This was to have been the busiest week of Sean Rushton's life. As director of the Committee for Justice, he was to have kicked off the right's fight for a conservative successor to Chief Justice William H. Rehnquist.

But Rushton is standing down. He told his wife to go ahead with a deposit on the beach house in the Outer Banks. He sent his assistant off on a professional development conference. He's catching up on his e-mail. "Lot of solitaire, lot of tick-tack-toe," Rushton said yesterday from his quiet Pennsylvania Avenue office after circulating a news release calling a Supreme Court retirement "less likely" and suggesting that the right concentrate on lower courts.

How could this be? Yesterday was the day Rehnquist was absolutely, positively to have announced his retirement -- a fact made all the more certain by his not doing so on Monday or Tuesday. Journalists knew it. Administration sources knew it. The White House and scores of interest groups were preparing for it. The only one who didn't know Rehnquist was retiring, apparently, was Rehnquist himself.

The cagey chief justice, who has thyroid cancer, may yet announce his retirement at any moment. But with each passing hour, the doubts grow. Since Monday, the capital's conventional wisdom has executed a perfect 180, and the smart money now says Rehnquist (and Sandra Day O'Connor and the others) won't resign. But since nobody seems to know for certain except for Rehnquist, the wait continues. Instead of beginning an apocalyptic confirmation battle, Washington this week resembles a Samuel Beckett play.

"It's hell," said NBC News's Pete Williams, sitting in his cubicle in the Supreme Court press room -- waiting. Outside, at the bottom of the court steps, an NBC camera crew languishes as it has all week -- waiting, eating Doritos, reading the paper, talking to tourists. "You can't do a story saying nothing happened," Williams pointed out.

The court is now out of session, but the Supreme Court press room is still buzzing with reporters catching up on their reading and sticking around -- just in case. "It doesn't make sense not to be here," said Lyle Denniston, an experienced court watcher who writes for SCOTUSblog. But he's growing increasingly doubtful. "With every passing hour, it becomes clearer and clearer that nothing is going to happen," he said.

The Rehnquist rumors weren't without basis. When limited information about his cancer emerged last fall, medical experts surmised that he had about six months to live. That was nine months ago. "It's very bizarre," Denniston said. "He's showing up for work. He's running the place."

Senate Judiciary Committee Chairman Arlen Specter (R-Pa.), who is himself battling Hodgkin's disease, speculated to reporters yesterday that "the chief justice is not going to leave, because I think that every day he goes to work knowing he has very important work to do."

Also in that school is Justice Clarence Thomas, who used an appearance in Georgia on Tuesday to bemoan "imagined resignations," according to an account in the Fulton County Daily Report.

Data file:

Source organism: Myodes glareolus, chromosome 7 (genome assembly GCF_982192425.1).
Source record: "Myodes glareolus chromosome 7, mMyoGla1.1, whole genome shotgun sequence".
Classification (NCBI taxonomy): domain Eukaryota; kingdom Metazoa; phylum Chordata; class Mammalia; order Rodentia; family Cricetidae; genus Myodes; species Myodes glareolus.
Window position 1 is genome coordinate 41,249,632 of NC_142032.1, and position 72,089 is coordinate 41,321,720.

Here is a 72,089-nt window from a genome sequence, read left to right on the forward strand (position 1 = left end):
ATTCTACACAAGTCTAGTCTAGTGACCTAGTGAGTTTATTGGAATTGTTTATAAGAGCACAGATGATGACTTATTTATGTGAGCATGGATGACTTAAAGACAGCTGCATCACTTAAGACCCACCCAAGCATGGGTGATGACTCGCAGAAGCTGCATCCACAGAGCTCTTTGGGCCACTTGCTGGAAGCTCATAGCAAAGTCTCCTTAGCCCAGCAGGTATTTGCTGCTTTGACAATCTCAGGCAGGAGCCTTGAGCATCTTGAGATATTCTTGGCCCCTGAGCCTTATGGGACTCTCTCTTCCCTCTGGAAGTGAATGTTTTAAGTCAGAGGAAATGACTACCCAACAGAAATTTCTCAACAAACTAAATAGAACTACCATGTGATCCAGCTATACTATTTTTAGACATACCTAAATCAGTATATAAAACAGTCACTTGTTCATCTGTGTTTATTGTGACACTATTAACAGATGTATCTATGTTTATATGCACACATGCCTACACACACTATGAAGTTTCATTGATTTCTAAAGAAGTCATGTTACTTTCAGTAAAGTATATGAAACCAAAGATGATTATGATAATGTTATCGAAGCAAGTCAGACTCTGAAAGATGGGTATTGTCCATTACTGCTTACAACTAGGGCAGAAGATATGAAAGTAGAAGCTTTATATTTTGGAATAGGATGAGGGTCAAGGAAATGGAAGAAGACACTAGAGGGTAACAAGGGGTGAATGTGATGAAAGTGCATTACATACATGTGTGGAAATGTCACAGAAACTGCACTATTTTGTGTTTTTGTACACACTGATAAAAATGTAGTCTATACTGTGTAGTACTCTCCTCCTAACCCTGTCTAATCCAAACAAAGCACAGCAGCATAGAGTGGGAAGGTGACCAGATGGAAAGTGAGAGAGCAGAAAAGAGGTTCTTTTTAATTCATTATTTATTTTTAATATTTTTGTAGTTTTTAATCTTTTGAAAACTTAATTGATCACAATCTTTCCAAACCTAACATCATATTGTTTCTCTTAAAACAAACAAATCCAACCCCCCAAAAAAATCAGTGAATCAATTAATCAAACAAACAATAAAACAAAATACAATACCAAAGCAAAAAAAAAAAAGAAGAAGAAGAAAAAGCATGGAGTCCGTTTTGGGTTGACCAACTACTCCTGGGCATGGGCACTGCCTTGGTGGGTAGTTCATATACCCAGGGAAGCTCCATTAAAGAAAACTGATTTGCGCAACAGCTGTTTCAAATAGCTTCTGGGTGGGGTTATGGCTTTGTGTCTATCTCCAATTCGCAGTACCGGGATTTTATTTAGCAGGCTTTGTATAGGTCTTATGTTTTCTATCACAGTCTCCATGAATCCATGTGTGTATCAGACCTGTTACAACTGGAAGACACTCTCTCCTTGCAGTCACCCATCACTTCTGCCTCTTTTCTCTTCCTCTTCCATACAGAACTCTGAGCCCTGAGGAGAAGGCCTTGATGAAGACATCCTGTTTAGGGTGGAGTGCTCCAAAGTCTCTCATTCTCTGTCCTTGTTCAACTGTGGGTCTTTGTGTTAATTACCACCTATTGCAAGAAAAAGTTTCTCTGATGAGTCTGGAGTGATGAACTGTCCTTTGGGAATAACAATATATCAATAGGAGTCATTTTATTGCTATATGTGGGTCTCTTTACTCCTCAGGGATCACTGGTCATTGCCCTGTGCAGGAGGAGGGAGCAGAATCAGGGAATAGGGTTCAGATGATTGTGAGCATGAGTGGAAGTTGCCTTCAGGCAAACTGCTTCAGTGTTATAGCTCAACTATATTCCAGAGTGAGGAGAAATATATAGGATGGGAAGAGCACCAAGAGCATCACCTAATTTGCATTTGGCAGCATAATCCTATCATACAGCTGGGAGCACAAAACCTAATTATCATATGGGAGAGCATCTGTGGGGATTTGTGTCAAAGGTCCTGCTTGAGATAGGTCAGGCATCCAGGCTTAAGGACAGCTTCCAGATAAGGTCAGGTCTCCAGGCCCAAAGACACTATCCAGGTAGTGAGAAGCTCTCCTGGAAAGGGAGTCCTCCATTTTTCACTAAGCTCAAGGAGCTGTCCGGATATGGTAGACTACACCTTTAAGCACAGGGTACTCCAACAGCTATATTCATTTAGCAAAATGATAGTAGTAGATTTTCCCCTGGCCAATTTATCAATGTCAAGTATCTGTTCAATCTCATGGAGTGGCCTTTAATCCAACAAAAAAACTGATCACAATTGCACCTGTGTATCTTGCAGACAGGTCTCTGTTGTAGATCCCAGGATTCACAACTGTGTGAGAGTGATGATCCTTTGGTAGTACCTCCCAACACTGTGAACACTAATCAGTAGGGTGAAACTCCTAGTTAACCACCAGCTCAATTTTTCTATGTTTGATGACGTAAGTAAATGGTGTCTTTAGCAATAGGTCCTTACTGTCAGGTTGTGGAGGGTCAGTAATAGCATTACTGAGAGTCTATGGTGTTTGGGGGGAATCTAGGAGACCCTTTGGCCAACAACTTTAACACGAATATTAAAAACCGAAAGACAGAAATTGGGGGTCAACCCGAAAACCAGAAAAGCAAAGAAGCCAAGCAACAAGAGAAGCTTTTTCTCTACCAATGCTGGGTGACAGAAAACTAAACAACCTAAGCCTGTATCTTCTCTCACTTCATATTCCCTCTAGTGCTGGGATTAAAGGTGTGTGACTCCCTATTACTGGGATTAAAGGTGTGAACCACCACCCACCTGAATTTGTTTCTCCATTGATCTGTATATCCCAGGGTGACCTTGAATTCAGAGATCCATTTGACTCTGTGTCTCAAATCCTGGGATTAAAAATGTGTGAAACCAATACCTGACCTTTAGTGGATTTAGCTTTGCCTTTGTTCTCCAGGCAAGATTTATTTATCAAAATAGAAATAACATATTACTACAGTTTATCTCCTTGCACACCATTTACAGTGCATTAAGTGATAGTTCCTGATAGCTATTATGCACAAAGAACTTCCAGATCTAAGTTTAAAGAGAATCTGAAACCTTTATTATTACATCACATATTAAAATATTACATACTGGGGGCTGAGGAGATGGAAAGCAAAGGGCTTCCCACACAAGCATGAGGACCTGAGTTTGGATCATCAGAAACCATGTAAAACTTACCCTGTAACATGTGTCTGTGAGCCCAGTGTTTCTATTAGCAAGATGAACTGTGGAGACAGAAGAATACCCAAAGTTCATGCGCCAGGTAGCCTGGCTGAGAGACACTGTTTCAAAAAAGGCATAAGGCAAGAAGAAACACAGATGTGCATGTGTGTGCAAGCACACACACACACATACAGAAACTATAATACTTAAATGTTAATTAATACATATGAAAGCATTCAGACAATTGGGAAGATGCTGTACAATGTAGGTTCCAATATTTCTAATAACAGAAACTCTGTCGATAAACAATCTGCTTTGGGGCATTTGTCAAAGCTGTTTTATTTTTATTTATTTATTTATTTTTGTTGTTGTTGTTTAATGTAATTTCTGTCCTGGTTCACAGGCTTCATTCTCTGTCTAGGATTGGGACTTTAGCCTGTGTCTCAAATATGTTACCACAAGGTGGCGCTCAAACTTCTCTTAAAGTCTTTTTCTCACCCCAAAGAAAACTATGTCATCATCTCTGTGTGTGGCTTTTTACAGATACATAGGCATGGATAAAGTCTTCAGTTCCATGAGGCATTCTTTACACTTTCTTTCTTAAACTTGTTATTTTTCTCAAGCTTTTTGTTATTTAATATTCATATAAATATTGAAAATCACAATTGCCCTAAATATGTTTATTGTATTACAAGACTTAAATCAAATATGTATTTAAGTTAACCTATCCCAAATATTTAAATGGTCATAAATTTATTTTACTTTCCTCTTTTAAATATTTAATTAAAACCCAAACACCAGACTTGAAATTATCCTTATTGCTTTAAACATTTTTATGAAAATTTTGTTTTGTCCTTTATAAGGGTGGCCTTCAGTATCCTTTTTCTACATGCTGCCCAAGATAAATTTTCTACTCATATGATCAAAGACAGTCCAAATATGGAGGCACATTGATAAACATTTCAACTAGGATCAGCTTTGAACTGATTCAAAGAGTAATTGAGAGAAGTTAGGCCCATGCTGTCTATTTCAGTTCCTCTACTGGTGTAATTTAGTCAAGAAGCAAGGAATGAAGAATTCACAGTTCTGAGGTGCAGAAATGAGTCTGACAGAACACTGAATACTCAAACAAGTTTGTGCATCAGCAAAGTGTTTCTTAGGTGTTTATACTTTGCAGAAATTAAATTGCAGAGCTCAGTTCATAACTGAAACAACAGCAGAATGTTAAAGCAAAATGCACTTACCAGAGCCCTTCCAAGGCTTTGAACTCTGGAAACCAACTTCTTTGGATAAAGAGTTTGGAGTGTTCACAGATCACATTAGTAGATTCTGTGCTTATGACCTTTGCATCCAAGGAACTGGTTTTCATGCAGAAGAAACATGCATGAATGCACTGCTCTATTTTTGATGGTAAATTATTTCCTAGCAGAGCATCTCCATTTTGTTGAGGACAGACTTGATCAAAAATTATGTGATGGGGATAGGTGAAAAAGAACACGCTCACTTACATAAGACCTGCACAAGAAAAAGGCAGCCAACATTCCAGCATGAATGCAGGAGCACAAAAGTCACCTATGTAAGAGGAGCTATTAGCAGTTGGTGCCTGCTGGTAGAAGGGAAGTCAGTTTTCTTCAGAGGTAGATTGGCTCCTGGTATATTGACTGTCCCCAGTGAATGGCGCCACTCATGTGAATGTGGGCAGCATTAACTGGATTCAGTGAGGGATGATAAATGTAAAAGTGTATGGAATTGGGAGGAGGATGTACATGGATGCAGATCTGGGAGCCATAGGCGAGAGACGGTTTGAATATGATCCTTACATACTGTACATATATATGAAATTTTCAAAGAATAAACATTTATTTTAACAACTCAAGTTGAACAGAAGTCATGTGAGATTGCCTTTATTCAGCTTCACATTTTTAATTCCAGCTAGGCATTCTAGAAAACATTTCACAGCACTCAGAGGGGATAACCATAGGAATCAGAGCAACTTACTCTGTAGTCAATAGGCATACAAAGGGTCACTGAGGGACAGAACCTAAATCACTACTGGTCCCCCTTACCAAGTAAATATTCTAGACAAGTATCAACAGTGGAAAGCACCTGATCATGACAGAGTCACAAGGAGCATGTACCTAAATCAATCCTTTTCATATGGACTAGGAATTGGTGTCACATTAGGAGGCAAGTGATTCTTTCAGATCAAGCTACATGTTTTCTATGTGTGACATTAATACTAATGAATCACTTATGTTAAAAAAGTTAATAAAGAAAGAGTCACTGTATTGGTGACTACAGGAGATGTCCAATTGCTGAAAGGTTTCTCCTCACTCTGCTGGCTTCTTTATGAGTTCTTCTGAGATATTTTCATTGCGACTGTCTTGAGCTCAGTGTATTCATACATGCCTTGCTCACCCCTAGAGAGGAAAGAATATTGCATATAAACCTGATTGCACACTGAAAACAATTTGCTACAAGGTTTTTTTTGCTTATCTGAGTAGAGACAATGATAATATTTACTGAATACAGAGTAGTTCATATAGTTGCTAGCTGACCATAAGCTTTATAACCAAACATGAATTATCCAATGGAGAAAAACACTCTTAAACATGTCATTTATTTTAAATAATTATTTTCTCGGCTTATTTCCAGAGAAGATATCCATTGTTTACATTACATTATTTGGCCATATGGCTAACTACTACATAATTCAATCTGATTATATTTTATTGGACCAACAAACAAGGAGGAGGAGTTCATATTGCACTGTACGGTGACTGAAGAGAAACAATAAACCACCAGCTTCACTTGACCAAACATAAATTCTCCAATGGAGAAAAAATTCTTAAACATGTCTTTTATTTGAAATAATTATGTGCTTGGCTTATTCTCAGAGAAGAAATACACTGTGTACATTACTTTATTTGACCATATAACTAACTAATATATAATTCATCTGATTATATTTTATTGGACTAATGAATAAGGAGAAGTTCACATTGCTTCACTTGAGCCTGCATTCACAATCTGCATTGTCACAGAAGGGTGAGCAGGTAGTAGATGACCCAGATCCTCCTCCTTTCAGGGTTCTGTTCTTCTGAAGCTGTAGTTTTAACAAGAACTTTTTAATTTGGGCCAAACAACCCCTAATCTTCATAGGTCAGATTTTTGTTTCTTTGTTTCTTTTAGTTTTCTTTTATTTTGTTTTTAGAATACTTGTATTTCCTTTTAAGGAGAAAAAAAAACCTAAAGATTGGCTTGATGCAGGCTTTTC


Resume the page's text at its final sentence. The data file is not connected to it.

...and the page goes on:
But the speculation will not die. After the daily drumbeat of Rehnquist guessing, Weekly Standard Editor Bill Kristol raised the gossip to a new level last week when he wrote of "somewhat well-informed speculation" that O'Connor would announce her retirement within a week. On Monday morning, reporters at a White House briefing asked whether President Bush had been notified of a vacancy. "I'm not going to go down that road," press secretary Scott McClellan said. "I wouldn't read anything into that one way or the other."

ABC News correspondent Terry Moran replied, "I'm inclined to read something into this," and others quickly agreed.

As the Supreme Court wrapped up its term Monday and Tuesday, the wire services issued bulletins with a Franco-is-still-dead quality. "Rehnquist Doesn't Announce Retirement From Bench," wrote Dow Jones.

But that did nothing to quell the flow of rumors reporters presented to the Senate Judiciary Committee: that a light White House schedule meant the retirement would be announced yesterday; that a White House meeting today means it will come then; that Bush had hastily arranged a conference call with senators; that Rehnquist is waiting for the court session's formal end tomorrow. "It's definitely occupying everybody's time and attention," said Tracy Schmaler, spokeswoman for the panel's Democrats.

As the conventional wisdom comes to doubt a court vacancy, photographers have ended their vigil outside Rehnquist's townhouse in Arlington. The curtains are drawn, the door is shut, the grass needs watering, and a Subaru sits out front; the only signs of activity are the birds singing out back.

Over at the Committee for Justice, Rushton is still fielding calls and e-mails from reporters saying Rehnquist's retirement will definitely come today. Or maybe tomorrow. But Rushton doesn't believe it. "It makes no sense to announce at this late date," he said. "The groups that we're working with are now moving on." But as he leads a visitor to the elevator, he pauses for a moment of doubt. "I hope," he said, "that we're not all going out on a limb and tomorrow morning there's a vacancy."

William H. Rehnquist may be the only one who doesn't know that he's retiring.